Looking at the Episcopal Church, it's hard not to miss the connection between the homosexual lobby and the church administration. (For instance, Louie Crew holds an Executive Council seat.) Widening out a bit further, it's pretty clear that they travel within a subculture in which subscription to the righteousness of homosexuality is a unquestioned and indeed unquestionable presupposition. Does this drive theology? In my opinion, it does.

Bushnell's implicit identification of church theological conservatives with American political conservatives is very much more problematic. Within the Episcopal Church itself that identification is mostly false. They simply don't travel within the same subculture. Indeed, one of the most obvious elements of the condemnation of fundamentalists is the streak of sheer snobbery that runs through it, a snobbery that accurately reflects class differences between the two subcultures. All of this shows up all over the internet. Good upper middle class people "affirm" male homosexuality; bad middle-middles (including especially social-climbing businesspeople who dare to think that their money means something) are "homophobes" (and there's clearly a condescending class difference manifest in that faux clinicalism).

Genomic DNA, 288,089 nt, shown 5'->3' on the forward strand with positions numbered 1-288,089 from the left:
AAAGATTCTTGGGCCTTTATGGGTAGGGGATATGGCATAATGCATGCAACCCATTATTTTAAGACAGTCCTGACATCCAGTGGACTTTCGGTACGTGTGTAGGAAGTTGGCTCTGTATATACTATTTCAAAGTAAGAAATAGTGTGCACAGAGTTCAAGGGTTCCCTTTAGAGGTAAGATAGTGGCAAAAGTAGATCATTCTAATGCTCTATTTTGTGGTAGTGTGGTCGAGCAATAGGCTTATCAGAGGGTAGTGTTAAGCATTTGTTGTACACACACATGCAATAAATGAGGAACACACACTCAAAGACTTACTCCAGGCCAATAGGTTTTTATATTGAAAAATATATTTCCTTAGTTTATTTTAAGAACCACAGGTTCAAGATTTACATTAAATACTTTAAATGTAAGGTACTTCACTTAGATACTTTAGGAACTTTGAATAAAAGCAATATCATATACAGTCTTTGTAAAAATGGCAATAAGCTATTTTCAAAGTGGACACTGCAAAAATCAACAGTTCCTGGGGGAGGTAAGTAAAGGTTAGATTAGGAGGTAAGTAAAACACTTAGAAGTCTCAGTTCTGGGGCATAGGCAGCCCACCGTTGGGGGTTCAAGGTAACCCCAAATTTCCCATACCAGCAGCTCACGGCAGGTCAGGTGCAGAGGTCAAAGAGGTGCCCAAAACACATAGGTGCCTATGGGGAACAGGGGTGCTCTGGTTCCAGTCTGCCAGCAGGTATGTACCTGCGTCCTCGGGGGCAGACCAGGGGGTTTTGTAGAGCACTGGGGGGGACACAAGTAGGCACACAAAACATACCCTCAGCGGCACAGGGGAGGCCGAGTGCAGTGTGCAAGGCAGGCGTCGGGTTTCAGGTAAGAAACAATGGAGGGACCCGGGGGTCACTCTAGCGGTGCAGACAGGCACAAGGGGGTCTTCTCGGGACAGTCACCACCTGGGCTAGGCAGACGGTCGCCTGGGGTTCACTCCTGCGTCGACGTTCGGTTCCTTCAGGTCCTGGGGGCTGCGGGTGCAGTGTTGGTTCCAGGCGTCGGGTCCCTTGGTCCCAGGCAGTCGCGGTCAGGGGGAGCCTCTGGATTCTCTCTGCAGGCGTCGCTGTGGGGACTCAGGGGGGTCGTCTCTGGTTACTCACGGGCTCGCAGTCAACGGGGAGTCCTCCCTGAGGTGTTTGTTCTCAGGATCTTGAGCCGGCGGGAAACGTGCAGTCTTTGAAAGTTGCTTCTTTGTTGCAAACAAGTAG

When I look at Louie Crew, I see a person of some privilege, and I see someone who presumes to direct the course of the "culture". (As a matter of record: he taught at the same private boarding school that I attended.) What I'm hearing, very loudly, is the complaint that the "culture" refuses to follow where they lead. Its very much the complaint of an establishment that is in denial about its right to lead.

Does the Olive in the Martini Break the Lenten Fast?

What with all the inane posturing about theology out there it's nice to come upon some actual application. You should read Waiter Rant anyway, but particularly this story about Hamburgers and God.

Tuesday, April 12, 2005

Richard Kew on Denial

YOu can see this at titusonenine, or at the Kew Continuum.

I can only add that so much of the theological discussion on the net falls right into this. People spend endless hours, for instance, arguing for the ecclessiastical sovreignty of this or that church or bishop, as though any such talk was going to influence the actual, very real divisions. Creationists waste disk space thinking that they can show that evolution is unscientific. And to crown it all, infallibility seems to be omnipresent.

Wednesday, April 06, 2005

Trackback.... Must have trackback....

I've switched over to Haloscan in order to get trackback for this blog. Unfortunately it means that, for now, the older comments aren't visible. I'm going to see if I can overcome this problem.

Update: OK, the old comments seem to be there after all. Hmmmm. Now if I can make sure the trackback is working right....